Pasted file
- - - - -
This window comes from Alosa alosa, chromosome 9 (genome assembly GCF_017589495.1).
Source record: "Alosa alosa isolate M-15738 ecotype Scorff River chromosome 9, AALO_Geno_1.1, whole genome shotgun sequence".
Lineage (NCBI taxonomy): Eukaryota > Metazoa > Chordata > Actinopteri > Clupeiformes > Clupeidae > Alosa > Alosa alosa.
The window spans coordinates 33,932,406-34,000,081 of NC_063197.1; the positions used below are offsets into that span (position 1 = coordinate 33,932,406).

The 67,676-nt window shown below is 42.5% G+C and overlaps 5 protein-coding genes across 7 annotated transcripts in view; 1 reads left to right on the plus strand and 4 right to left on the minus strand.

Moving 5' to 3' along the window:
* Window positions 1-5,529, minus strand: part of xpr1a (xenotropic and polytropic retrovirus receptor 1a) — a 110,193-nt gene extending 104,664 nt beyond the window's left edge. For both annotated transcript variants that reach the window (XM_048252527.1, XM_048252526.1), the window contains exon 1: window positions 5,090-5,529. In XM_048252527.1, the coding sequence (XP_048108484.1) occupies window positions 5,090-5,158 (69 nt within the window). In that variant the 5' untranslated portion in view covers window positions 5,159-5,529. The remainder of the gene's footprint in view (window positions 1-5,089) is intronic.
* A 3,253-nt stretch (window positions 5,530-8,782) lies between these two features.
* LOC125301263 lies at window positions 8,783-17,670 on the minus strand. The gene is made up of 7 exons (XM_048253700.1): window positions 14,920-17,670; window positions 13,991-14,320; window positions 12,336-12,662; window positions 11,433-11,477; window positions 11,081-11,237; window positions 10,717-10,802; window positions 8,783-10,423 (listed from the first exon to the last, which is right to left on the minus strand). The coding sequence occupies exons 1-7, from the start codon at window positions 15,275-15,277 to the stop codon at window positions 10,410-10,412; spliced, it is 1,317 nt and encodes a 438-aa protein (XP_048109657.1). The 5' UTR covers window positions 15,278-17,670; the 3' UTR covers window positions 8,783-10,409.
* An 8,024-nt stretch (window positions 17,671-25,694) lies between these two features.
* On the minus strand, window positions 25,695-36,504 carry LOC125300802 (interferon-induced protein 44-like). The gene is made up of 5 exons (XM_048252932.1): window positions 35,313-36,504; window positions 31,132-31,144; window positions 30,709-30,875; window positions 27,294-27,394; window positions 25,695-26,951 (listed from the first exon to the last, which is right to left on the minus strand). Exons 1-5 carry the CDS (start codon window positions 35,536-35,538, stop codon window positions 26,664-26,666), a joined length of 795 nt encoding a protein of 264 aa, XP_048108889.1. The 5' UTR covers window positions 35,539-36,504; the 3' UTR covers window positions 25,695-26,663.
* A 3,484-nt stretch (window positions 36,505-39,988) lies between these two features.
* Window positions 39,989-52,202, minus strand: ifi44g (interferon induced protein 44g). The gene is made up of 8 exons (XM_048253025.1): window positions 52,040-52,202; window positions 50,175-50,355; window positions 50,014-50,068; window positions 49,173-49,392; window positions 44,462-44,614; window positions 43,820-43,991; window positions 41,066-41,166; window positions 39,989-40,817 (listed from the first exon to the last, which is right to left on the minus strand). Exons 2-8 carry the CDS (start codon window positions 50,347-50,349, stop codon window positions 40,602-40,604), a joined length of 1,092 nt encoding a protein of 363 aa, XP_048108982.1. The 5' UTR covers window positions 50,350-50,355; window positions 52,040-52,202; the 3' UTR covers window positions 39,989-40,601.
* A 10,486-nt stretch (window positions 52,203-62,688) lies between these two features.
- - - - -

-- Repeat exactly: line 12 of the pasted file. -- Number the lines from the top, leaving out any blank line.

* A 3,484-nt stretch (window positions 36,505-39,988) lies between these two features.